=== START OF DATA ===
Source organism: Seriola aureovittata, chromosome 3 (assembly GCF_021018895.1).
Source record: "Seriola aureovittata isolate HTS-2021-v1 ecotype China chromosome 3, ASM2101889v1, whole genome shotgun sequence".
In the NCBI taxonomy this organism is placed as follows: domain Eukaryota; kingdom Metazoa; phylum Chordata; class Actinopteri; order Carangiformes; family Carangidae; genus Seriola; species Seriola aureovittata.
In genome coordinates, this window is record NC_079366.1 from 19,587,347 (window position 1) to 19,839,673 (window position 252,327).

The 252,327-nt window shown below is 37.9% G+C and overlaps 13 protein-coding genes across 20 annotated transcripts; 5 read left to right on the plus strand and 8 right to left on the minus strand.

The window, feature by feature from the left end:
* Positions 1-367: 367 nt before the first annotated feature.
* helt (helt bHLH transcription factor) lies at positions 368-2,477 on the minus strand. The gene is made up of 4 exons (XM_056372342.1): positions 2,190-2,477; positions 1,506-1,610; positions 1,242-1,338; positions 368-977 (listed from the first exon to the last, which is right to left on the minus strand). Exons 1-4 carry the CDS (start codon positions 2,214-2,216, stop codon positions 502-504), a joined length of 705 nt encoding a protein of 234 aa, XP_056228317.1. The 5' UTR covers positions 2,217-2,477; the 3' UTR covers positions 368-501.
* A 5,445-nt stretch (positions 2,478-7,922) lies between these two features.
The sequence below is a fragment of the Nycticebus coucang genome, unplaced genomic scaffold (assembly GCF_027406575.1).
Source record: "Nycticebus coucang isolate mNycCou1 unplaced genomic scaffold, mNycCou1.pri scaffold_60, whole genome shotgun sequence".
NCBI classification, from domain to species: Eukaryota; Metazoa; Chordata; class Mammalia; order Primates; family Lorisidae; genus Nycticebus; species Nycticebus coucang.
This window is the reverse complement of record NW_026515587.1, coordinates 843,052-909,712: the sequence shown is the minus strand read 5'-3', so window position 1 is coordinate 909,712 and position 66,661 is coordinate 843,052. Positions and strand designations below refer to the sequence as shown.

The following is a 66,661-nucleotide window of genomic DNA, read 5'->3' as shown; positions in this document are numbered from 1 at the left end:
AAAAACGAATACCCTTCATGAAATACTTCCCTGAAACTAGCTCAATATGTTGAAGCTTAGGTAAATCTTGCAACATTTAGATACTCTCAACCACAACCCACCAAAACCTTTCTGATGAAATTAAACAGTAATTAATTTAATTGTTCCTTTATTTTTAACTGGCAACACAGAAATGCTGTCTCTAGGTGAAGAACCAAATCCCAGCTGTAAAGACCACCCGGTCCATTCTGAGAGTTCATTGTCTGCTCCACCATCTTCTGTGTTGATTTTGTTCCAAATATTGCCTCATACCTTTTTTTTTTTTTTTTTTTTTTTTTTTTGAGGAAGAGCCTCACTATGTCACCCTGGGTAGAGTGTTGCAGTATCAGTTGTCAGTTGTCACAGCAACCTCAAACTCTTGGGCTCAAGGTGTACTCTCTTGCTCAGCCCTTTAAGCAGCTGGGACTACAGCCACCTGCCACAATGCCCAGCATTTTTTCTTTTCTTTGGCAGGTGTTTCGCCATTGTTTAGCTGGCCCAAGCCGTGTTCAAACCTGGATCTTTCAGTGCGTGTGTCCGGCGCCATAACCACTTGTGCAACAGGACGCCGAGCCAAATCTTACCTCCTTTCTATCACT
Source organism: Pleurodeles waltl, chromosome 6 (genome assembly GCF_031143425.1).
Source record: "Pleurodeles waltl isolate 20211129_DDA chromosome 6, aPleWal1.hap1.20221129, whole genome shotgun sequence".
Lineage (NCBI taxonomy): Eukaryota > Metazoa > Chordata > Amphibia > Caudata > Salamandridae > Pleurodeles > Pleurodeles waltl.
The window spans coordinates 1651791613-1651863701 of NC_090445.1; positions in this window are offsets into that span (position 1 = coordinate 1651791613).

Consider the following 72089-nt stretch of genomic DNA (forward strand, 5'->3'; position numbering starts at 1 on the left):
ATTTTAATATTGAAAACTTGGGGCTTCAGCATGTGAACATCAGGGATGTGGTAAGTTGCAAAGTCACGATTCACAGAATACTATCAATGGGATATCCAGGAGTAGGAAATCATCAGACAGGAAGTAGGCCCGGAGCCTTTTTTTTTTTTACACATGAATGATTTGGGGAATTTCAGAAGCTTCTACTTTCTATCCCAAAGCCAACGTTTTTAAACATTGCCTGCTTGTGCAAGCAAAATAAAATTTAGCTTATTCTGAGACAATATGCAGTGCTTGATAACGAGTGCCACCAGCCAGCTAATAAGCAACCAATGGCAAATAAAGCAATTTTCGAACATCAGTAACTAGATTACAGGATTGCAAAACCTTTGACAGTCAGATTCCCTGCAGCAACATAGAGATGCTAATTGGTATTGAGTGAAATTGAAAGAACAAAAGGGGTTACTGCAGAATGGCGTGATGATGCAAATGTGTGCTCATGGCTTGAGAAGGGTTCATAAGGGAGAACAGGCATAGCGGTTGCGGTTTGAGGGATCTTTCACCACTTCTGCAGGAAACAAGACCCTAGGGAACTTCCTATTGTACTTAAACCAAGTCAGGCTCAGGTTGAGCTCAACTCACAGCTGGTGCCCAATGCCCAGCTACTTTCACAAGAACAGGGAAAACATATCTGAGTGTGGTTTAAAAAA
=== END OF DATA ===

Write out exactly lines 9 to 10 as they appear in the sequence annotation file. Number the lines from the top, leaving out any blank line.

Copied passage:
* A 5,445-nt stretch (positions 2,478-7,922) lies between these two features.
The sequence below is a fragment of the Nycticebus coucang genome, unplaced genomic scaffold (assembly GCF_027406575.1).